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Posts Tagged "extraterrestrial life"

Cross-Check

Are Scientists on “Cusp of Knowing” How Weird We Are?

In his new book Caleb Scharf writes: "So are we unusual or not?... Neither side is yet a winner. But we are much, much closer to an answer than we have ever been in the history of the human species; we are on the cusp of knowing."

I’m writing this post for two reasons. One is to recommend a new book by Columbia astrobiologist Caleb Scharf (who also writes a terrific Scientific American blog, “Life, Unbounded“), and the other is to defend an old book of mine. Scharf’s book is The Copernicus Complex: Our Cosmic Significance in a Universe of Planets and [...]

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Life, Unbounded

Should We Expect Other Earth-like Planets At All?

exoplanets-many-habitable-worlds

This year has been a spectacular one for exoplanets. New discoveries and new insights have truly pushed the gateway to other worlds even further open.     In the past 12 months we’ve gained increasingly good statistics on the incredible abundance of planets around other stars and their multiplicity. We also finally seem to have [...]

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Life, Unbounded

Tweets In Space!

Tweets In Space (N. Stern and S. Kildall)

When the interplanetary missions Pioneer 10 and 11 launched in the late 1970s they each carried a metal plaque engraved with a set of pictorial messages from humanity. Eventually these extraordinary probes will traverse interstellar space, carrying these hopeful symbols towards anyone, or anything, that might one day find them. A few years later also [...]

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Life, Unbounded

Alien worlds through iPad eyes

Superimposed image of the Milky Way and Australian Aboriginal engraving of 'The Emu In The Sky' (Barnaby Norris)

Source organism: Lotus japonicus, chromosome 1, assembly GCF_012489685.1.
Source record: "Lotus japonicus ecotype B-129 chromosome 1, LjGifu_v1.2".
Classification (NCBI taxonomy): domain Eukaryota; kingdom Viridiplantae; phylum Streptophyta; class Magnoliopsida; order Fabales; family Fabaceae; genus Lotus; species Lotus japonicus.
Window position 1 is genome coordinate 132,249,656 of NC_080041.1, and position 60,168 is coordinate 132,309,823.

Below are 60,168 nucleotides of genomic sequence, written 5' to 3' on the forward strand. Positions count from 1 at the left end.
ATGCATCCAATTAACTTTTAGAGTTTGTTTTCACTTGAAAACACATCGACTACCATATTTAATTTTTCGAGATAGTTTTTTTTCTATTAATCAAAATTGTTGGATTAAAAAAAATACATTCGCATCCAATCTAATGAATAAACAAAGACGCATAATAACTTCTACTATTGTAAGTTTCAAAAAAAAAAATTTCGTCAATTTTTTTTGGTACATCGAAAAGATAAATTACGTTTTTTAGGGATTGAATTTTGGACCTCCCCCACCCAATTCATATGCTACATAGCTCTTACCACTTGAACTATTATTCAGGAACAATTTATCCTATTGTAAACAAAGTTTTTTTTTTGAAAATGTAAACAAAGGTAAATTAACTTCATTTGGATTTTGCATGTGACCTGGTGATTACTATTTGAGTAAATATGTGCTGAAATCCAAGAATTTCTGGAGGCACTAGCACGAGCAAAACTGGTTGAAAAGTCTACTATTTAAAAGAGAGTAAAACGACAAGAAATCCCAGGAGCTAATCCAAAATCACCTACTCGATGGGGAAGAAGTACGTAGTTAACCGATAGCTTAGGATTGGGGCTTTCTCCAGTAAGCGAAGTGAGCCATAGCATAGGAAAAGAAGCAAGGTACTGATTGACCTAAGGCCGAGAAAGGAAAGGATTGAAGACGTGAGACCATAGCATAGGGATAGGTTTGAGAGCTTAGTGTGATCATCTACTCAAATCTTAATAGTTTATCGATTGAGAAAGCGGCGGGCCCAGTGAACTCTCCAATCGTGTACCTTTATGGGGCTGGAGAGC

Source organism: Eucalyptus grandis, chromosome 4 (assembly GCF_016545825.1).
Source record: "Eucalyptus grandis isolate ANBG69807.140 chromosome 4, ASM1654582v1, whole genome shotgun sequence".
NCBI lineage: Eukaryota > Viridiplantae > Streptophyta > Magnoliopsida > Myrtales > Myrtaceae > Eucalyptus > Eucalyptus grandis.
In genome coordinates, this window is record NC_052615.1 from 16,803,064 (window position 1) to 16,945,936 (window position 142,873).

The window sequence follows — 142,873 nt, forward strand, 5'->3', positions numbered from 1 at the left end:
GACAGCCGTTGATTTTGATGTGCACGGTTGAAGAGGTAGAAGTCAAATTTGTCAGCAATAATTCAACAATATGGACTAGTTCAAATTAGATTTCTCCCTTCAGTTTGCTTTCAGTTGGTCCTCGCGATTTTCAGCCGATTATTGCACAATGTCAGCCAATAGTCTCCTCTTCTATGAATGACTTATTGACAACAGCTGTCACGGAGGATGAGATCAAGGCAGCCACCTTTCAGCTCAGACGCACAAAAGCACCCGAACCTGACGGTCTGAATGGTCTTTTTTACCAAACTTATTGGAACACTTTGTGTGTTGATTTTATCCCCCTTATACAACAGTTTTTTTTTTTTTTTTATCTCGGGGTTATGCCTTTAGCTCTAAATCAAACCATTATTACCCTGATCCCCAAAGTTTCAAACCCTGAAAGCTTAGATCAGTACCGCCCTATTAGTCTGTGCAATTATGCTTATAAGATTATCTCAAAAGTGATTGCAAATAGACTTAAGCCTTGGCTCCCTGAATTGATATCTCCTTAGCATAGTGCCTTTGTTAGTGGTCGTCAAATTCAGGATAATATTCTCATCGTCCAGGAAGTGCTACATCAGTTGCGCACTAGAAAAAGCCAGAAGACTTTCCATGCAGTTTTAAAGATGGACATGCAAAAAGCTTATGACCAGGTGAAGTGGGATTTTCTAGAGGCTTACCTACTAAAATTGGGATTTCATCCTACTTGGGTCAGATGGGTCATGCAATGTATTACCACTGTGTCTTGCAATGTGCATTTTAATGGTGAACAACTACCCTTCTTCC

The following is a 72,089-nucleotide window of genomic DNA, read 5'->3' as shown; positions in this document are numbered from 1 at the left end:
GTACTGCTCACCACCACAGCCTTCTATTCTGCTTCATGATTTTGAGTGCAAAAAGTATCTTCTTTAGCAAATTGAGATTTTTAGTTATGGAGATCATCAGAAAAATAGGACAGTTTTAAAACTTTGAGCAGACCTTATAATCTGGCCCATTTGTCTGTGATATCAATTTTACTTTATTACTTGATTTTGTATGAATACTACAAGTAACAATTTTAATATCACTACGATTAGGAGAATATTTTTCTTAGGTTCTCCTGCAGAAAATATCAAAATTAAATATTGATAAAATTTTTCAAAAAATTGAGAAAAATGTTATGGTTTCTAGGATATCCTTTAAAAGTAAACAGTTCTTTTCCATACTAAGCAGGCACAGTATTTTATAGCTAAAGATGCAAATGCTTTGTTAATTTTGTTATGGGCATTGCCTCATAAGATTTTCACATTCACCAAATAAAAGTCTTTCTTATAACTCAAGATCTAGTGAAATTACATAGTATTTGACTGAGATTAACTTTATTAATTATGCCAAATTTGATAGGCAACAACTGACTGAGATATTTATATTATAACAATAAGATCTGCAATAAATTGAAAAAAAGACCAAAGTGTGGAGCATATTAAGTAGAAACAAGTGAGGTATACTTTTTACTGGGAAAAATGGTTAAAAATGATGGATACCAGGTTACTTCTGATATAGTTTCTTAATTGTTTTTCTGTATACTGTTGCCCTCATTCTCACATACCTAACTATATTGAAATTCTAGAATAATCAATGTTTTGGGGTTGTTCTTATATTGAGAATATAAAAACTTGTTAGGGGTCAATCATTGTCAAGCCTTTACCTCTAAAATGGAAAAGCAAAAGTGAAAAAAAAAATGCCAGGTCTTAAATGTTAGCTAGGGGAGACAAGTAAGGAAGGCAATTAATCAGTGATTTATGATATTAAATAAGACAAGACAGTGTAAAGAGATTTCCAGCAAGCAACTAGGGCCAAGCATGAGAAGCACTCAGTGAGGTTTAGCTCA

Scientific illustration has a long and noble history, from ancient depictions of celestial forms to Leonardo Da Vinci’s extraordinary drawings of anatomy and invention, to the latest computer-generated animation splashed across CNN or – perhaps with more reflective thought – the cinematic screens of the world’s great science museums. In English the word ‘illustrate’ has [...]

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Observations

Live Chat at Noon Today on Dreams of Other Worlds and NASA’s Next Mars Mission

Robotic exploration of space is fascinating, complex and quite important to our understanding of the universe. To learn more about how scientists and engineers overcome challenges of robotic space exploration for successful data collection, join us for a live chat today (Tuesday, October 29) at noon EDT with Chris Impey, astronomer and author of Dreams of [...]

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Observations

The New Way to Look for Mars Life: Follow the Salt

Newton Crater on Mars

LOS ANGELES—There is probably water on Mars, but you wouldn’t want to drink it. It’s salty, viscous and quite possibly toxic. But astrobiologists are nonetheless excited about the possibility. Just in the past few years, orbiter cameras and Mars landers have gathered evidence that watery liquid does exist on the Red Planet, at least during [...]

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Observations

Davos: X Marks the Unknown

Earlier this month, the World Economic Forum published its annual report on global risks, “Global Risks 2013: Eighth Edition.” At the 2013 WEF meeting at Davos, a session focused on emerging threats, called “X Factors: Preparing for the Unknown.” My colleague Philip Campbell, the editor in chief of Nature, and his colleague editors, identified these [...]

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Observations

Lonely Planet: Social Media Gets on Board in the Quixotic Search for Extraterrestrial Life

The count of exoplanets, those outside the Solar System, now has reached the multi-hundreds, with mucho mas inevitably to be counted. Working through financial troubles, SETI is again searching for intelligent life in the great Out There. So paraphrasing the relevant question posed by Enrico Fermi: If they’re out there, why aren’t they here? The [...]

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Observations

Study shows how sunlight on Titan yields life-precursor compounds

Saturnian moon Titan and its hazy atmosphere from Cassini

Titan, Saturn’s largest moon, does not harbor alien life as far as anyone knows, but the prospects for extraterrestrial biology there are about as good there as anywhere else in the solar system. Numerous promising compounds based on hydrogen, nitrogen and carbon—some of the key constituents of terrestrial biological molecules such as amino acids—have been [...]

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